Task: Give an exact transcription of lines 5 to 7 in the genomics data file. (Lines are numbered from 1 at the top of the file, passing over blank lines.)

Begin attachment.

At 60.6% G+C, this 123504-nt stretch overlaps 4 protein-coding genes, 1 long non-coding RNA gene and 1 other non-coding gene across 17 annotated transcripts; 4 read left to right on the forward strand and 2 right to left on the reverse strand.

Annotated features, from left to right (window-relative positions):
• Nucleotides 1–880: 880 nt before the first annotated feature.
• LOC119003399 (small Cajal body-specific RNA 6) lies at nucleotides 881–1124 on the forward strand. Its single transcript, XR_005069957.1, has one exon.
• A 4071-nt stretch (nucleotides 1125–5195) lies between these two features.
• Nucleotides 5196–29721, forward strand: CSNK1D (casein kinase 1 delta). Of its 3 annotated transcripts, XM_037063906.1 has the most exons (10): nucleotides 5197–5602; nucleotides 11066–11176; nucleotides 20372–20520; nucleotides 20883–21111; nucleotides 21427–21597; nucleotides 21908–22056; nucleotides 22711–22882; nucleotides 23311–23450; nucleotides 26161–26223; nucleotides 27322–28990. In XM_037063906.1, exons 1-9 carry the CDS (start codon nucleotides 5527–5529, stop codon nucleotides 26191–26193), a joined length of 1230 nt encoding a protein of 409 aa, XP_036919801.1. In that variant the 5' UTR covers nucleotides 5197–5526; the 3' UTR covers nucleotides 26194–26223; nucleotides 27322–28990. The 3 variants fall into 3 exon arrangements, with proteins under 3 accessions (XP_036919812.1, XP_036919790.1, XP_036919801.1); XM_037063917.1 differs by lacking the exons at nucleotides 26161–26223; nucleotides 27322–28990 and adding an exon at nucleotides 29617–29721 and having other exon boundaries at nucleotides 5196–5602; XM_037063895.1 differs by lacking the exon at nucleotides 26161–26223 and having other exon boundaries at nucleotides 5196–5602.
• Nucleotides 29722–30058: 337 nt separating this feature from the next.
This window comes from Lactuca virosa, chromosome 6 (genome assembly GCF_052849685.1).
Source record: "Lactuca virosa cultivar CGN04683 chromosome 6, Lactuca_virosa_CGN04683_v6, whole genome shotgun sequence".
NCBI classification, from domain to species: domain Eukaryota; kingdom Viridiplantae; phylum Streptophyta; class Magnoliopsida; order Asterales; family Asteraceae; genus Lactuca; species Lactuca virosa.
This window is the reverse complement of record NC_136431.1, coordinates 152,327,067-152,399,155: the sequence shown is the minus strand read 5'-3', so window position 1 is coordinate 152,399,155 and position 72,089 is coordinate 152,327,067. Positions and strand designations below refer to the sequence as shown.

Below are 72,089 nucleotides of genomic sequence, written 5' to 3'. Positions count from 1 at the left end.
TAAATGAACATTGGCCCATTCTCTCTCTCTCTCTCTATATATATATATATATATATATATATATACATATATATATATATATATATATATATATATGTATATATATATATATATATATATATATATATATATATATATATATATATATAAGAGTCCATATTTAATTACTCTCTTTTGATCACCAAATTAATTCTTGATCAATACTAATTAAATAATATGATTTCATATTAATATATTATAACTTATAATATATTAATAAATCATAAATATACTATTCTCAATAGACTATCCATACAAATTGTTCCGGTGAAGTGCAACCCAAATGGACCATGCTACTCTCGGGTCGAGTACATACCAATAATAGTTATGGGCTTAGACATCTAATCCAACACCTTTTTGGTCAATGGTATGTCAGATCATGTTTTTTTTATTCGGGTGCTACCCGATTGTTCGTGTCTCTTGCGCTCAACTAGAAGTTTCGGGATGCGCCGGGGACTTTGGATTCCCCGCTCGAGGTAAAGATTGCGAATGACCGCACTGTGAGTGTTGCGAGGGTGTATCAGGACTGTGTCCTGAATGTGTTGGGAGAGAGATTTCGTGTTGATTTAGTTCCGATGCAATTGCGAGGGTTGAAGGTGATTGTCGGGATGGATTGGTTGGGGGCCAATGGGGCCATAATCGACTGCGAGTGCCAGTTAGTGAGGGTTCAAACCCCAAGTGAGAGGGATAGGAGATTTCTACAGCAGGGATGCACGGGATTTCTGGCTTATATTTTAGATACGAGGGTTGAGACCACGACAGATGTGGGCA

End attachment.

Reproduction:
• A 4071-nt stretch (nucleotides 1125–5195) lies between these two features.
• Nucleotides 5196–29721, forward strand: CSNK1D (casein kinase 1 delta). Of its 3 annotated transcripts, XM_037063906.1 has the most exons (10): nucleotides 5197–5602; nucleotides 11066–11176; nucleotides 20372–20520; nucleotides 20883–21111; nucleotides 21427–21597; nucleotides 21908–22056; nucleotides 22711–22882; nucleotides 23311–23450; nucleotides 26161–26223; nucleotides 27322–28990. In XM_037063906.1, exons 1-9 carry the CDS (start codon nucleotides 5527–5529, stop codon nucleotides 26191–26193), a joined length of 1230 nt encoding a protein of 409 aa, XP_036919801.1. In that variant the 5' UTR covers nucleotides 5197–5526; the 3' UTR covers nucleotides 26194–26223; nucleotides 27322–28990. The 3 variants fall into 3 exon arrangements, with proteins under 3 accessions (XP_036919812.1, XP_036919790.1, XP_036919801.1); XM_037063917.1 differs by lacking the exons at nucleotides 26161–26223; nucleotides 27322–28990 and adding an exon at nucleotides 29617–29721 and having other exon boundaries at nucleotides 5196–5602; XM_037063895.1 differs by lacking the exon at nucleotides 26161–26223 and having other exon boundaries at nucleotides 5196–5602.
• Nucleotides 29722–30058: 337 nt separating this feature from the next.